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China: Great Expectations

The popularity amongst young people considering living abroad continues to grow in our world, which conversely seems to be growing smaller and smaller by the year. As we move into a new age of diversity and freedom, young people are finding it more appealing than ever to leave their home countries behind and start an exciting life in a brand new culture.

Moving to live and work in a foreign country is all about gaining new experiences and learning a new way of life. It’s all too easy to become set in our ways and assume that what’s happening where we live is happening everywhere else. In reality, that couldn’t be further from the truth. The world is a vast and diverse place, and there’s no better time to leap head into it than when your mind is young and ready to absorb everything placed in front of it.

Up until recently, the majority of young people have looked to other western countries like America and Canada, or European giants like Germany, France and Spain for their move. Rarely do they look farther afield towards places like the fast East and China, where industry and economy are booming. Why is this?

It could well be that China feels too far away for a lot of westerners, but then Australia and New Zealand are also very popular destinations, and they are about as far away as you can get from the west, so that seems like an unlikely reason to not consider China. A lot of it probably comes down to a lack of exposure to the real Far East in western culture. Too many young people only know what they’ve seen in the news and movies. They don’t know the genuine benefits of living in a diverse and rewarding culture like China.

The language barrier may also be an issue, sure, but rather than letting something like that put you off, why not embrace it as a way of learning an interesting new language? Chinese is ancient and complex, but there’s no better way to learn a tongue than by completely immersing yourself in it. One doesn’t learn to swim by sitting on the edge of the pool.

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All things considered, China offers an appealing package of attractions for young people to consider.

Why study or work in China?

Economic growth

Thanks to its booming economic growth, the career prospects in China are at an all-time high. More and more companies from around the world are opening new offices, or even moving their head offices entirely to China, which increases the demand for skilled employees. Indeed, there is no denying the fact that China has been giving major world economies a run for their money, a fact which explains why young entrepreneurs are finding it feasible to invest in China.

It makes a welcome change from the perpetually imploding economies of the west. As a young skilled worker looking to study or complete an internship (or even go straight into full-time employment), China ought to look like an exciting prospect in times ahead.

Some internships require no foreign language skills

The aforementioned language barrier has the potential to discourage students before they even consider the benefits of interning abroad, but China is attempting to eliminate any such hurdles by offering an array of work placements which specifically cater to those people who don’t speak the language.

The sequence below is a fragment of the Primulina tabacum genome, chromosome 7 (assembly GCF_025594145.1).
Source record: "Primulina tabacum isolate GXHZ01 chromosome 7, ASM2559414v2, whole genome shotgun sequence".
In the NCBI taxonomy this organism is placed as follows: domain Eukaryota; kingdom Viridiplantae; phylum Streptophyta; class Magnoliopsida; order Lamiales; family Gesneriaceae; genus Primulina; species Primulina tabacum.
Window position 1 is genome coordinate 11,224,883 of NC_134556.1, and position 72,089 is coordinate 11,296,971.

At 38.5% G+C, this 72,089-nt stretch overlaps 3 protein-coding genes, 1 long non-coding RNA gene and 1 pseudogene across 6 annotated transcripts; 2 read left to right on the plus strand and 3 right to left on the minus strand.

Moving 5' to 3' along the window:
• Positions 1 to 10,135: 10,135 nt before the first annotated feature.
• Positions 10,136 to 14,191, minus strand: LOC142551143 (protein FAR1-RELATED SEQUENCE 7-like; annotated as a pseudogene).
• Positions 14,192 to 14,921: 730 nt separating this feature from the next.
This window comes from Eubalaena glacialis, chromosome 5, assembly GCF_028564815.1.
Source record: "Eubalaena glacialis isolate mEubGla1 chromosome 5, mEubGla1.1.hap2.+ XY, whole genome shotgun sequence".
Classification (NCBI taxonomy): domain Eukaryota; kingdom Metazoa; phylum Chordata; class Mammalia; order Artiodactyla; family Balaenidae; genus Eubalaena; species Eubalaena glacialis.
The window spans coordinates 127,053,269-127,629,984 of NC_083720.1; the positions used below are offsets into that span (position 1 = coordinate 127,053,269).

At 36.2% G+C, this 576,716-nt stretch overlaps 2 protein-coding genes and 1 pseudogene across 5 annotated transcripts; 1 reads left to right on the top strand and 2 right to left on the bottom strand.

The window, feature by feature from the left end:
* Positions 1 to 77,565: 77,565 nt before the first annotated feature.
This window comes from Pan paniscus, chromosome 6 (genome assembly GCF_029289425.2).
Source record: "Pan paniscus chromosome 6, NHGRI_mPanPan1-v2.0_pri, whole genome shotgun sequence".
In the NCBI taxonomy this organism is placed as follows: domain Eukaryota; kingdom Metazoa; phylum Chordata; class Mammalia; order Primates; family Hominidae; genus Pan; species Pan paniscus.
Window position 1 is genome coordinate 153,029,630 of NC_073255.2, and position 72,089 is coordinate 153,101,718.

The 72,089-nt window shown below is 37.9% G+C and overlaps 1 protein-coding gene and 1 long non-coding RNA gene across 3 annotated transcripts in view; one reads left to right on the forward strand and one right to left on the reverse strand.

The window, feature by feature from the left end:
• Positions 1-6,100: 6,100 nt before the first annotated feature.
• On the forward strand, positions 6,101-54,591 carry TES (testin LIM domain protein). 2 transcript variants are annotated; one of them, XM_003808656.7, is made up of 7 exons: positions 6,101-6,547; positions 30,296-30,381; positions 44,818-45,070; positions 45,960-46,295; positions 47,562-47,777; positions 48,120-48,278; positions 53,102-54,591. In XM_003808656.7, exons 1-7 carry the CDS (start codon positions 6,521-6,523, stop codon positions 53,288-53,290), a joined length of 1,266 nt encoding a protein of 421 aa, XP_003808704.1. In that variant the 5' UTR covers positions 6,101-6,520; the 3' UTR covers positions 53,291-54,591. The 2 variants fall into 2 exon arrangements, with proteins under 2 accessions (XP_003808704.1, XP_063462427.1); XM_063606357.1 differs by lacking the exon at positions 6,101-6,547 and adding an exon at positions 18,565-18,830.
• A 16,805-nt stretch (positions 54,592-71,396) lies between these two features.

Not only that but completing an internship abroad, particularly in a booming country like China, gives one a distinct competitive advantage in the job market, whether that means traveling back to your home country or staying on to work in China.

The word internship in the west is usually a supplement slapped onto a job title which means the employer doesn’t have to pay you or pays little. In China, the range of internships offered to foreigners varies regarding pay. Some, like in the west, are unpaid, yet there are others which will pay adequately, even more than comparable to some of your Chinese coworker’s salaries. As a side not, this is one of the many reasons why you should never discuss your salary with your coworkers.

China is trying to gain more skilled workers with bilingual abilities, so it’s in their best interest to offer attractive routes to employment.

The educational system is great

One of the main reasons China has become such a popular place for international students is because it’s affordable, certainly compared with the majority of western cities like London, New York, and Paris.

But more than that, the actual quality of the education is exemplary and is set to continue improving as the Chinese government radically subsidizes its educational institutions. Just like in the job market, China is trying to become a superhub for international students, so there’s no better time for foreigners to get in on the action.

Working hours correlate to the west

In western countries, we’re used to working 9 to 6, Monday through Friday. China employs the same routine, so there won’t be too much of a culture shock when you arrive. While the Chinese culture is vastly different, there are small similarities which make life for an expat just a little bit easier.

It’s easier to land a job in China – especially if you’re already there

Unlike many Western countries, China’s economy is expanding, and more and more jobs are becoming available. In America and the UK, the competition for employment has reached astronomical levels of absurdity, where there can be as many as thousands of applicants for one opening. China prides itself of rapid expansion in nearly all the economic sectors.

Perhaps the most enthralling fact is that even if your desired company is based elsewhere in the world, you will stand a better chance of working for them in China if they’ve opened up shop there. If you’re already in the country, your attraction to a company rockets up even further.

Chinese employers prioritize jobs for locals with bilingual abilities, which means staying put in China after studying or interning gives you an instant advantage, not just over peers in more competitive countries, but over expats coming directly into the country to work.